We leave the house and head for a Rasta party in downtown Kingston where the smoke is thick as smog, pierced only, like luminous moths, by the flash of a green, gold and red Rasta tam worn by a Tribesman with a point to prove and a joint to roll.

After a couple of days’ lounging round the hotel pool, Island tell Alan to fly us all to New York to interview Jacob Miller, stay a few days, then return home to London. But it’s snowing in New York with temperatures below freezing. Why do I want to go there? Besides, the average Record Mirror reader won’t have a clue who Jacob Miller is anyway.

So I decline and spend the next two days in Kingston before agreeing to meet up with the others at Kennedy Airport en route to Heathrow.

I persuade my unofficial guide, Maurice, to accompany me on a cab ride around Trenchtown although he assures me we won’t find a taxi driver willing to take us to a place where white light spells danger. Sure enough, the first six we hail refuse. Lucky seven, who obviously needs the money more than the other guys, agrees but insists he won’t be held responsible if anything happens.

Maurice is not happy. He’s only nineteen and drowning in roots. ‘You sure you wanna do this?’ he asks, as we climb into the back of the cab. Why not? I walked home through Brixton on a few Saturday nights and nothing ever happened. I’ve been to Harlem in diamonds and pearls and nothing ever happened. I’ve searched for a cab in The Bowery at four a.m. and nothing ever happened. I’ve tried to shit after four lines of speed and nothing ever happened. Trenchtown? Bring it on.

‘Why not?’

The hype had hoisted images of zinc huts and chicken wire into my willing brain. Instead there’s a proliferation of redevelopment. I expect murderous stares and get curious side glances.

‘So, what do you think of Trenchtown?’ asks the driver.

‘Yeah, it’s . . .’

‘Wind your window up quick and lock the doors.’

Four guys are standing in the road forcing the cab to stop. One of them comes over and stares straight at me and, yes, it’s a murderous one.

‘Hey, man, you wanna fight me?’ he screams. ‘Come on and fight me, man. Come on and fight me now.’

I start to wind the window down with a milky, shaking hand.

‘I wouldn’t do that, man,’ warns Maurice.

Shit -- I’m getting called ‘man’ a lot. I undo the window just enough to make my terror audible ‘Er, no thanks.’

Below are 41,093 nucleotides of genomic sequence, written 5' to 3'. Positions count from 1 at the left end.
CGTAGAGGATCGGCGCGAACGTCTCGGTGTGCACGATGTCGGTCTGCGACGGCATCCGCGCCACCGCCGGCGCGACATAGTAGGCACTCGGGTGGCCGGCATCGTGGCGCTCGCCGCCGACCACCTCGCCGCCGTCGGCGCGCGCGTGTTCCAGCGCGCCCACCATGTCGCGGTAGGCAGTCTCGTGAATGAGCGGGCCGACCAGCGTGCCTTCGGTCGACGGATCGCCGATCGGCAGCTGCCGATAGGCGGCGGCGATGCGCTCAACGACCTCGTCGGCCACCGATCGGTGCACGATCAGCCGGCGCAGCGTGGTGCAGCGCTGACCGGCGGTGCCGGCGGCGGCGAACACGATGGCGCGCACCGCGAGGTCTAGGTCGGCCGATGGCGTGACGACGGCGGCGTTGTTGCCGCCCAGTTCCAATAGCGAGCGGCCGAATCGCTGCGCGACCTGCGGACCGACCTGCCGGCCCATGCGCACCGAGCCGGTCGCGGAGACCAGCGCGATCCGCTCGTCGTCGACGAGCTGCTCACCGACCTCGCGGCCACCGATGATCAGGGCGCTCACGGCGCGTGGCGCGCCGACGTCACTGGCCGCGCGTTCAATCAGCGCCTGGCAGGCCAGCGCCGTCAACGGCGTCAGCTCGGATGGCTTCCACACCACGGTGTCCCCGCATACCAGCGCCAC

He smiles and, without looking away, says, ‘Hey, guys, he don’t wanna fight. Maybe he’ll buy some ganja. You wanna buy some ganja, man?’

‘I’d buy the ganja if I were you, man,’ prompts Maurice.

‘Yeah, man.’ My words are stumbling out. ‘I’ll buy some ganja, man. How much, man?’

‘Easy, man. Easy.’ He produces the dope wrapped in a tissue. ‘Give me ten US dollars.’

I hand over the money, the four guys walk away laughing and the cab proceeds.

‘You’re a very lucky man, man,’ says the driver.

‘Yeah, man, yeah,’ concludes Maurice.

Oh, man!

The cab goes to Tuff Gong studios. Bob’s away but there’s six or seven guys kicking a ball around the yard. Maurice recounts the tale of Trenchtown and I produce the ten-dollar deal. One guy takes the dope and starts filleting it.

‘Too many seeds. See? Not good qualatee.’

He rolls a few joints and hands me back the remainder of the deal. For the next few minutes the group puffs in silence. Not good quality? A raging storm of paranoia buffets my brain and I convince myself that everyone around me is talking in code because I can’t understand a word. I feel terribly isolated. I’m a long way from home and everybody has got it in for me. Infamy, infamy, they’ve all got it in for me. A toga-clad Kenneth Williams flits across the yard kicking a ball.

Shit, I’m fucked.

I decide to leave before I die and spend the next hour trying to lose them because I know I'm being followed by a bunch of buffalo soldiers with swords drawn in a bloodlust frenzy. I finally make it to the hotel in one piece and collapse on the bed. An hour later I wake up feeling good and craving food so I order a steak sandwich, fries and a beer from room service. I also feel mightily embarrassed. Shit, what must those guys back at the yard think of me, leaving like that? This Jamaican weed makes the dodgy London black smoke feelo like weak piss.

Thirty minutes later a knock on the door wakes me up again.

‘It’s room service with your order, Mr Cain.’ The guy looks about sixty. ‘Where shall I put it?’

‘The table will be fine.’

When I glance at the table to indicate, there’s my deal, spread out on the tissue for the whole world to see.

‘What have we here?’ he asks.

I start to wonder what Jamaican jails will be like.

‘Got any skins?’ he asks. ‘It’s quiet tonight.’

‘Er, no.’

‘No problem.’ He looks around the room and espies a brown paper bag containing an ornament I’d bought for my mum. ‘Can I use that?’

‘What -- the ornament?’

‘No, the bag.’

‘Er, sure.’

He then proceeds to perform the best room service I’ve ever had. Like an origami master he transforms the bag into a perfect − very large − joint, which he hands to me and which we polish off in no time.

Fifteen minutes later he’s dancing on my bed.

‘If you want I can get you a lot of this and you can take it back to London, no problem,’ he says, as we sit out on the balcony. It wasn’t that long ago I saw Midnight Express and a dancing bell hop who can roll joints like a magician could easily be a passport to violent beatings and rape behind Kingston bars of sodomy. So I graciously decline his very generous offer and fly home the next day, zonked but ganja-free and a little more appreciative of roots reggae.